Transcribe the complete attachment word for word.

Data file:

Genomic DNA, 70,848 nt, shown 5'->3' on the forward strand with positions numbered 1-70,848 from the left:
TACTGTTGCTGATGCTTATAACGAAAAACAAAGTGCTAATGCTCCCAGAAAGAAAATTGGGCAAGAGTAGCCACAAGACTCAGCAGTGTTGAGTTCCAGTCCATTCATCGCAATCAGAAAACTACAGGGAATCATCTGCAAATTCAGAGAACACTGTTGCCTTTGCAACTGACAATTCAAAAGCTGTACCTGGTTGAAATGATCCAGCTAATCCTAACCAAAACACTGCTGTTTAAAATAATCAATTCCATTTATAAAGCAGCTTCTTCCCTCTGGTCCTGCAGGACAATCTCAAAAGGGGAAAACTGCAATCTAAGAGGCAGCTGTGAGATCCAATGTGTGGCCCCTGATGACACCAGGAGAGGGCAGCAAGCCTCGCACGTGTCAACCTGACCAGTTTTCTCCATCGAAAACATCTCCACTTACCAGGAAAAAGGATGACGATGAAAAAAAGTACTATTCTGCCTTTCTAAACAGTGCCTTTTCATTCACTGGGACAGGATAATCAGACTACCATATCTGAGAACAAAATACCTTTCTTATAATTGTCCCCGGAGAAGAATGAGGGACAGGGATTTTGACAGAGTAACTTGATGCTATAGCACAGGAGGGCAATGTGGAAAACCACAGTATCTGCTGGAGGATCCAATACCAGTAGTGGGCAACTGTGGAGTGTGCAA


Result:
Genomic DNA, 70,848 nt, shown 5'->3' on the forward strand with positions numbered 1-70,848 from the left:
TACTGTTGCTGATGCTTATAACGAAAAACAAAGTGCTAATGCTCCCAGAAAGAAAATTGGGCAAGAGTAGCCACAAGACTCAGCAGTGTTGAGTTCCAGTCCATTCATCGCAATCAGAAAACTACAGGGAATCATCTGCAAATTCAGAGAACACTGTTGCCTTTGCAACTGACAATTCAAAAGCTGTACCTGGTTGAAATGATCCAGCTAATCCTAACCAAAACACTGCTGTTTAAAATAATCAATTCCATTTATAAAGCAGCTTCTTCCCTCTGGTCCTGCAGGACAATCTCAAAAGGGGAAAACTGCAATCTAAGAGGCAGCTGTGAGATCCAATGTGTGGCCCCTGATGACACCAGGAGAGGGCAGCAAGCCTCGCACGTGTCAACCTGACCAGTTTTCTCCATCGAAAACATCTCCACTTACCAGGAAAAAGGATGACGATGAAAAAAAGTACTATTCTGCCTTTCTAAACAGTGCCTTTTCATTCACTGGGACAGGATAATCAGACTACCATATCTGAGAACAAAATACCTTTCTTATAATTGTCCCCGGAGAAGAATGAGGGACAGGGATTTTGACAGAGTAACTTGATGCTATAGCACAGGAGGGCAATGTGGAAAACCACAGTATCTGCTGGAGGATCCAATACCAGTAGTGGGCAACTGTGGAGTGTGCAA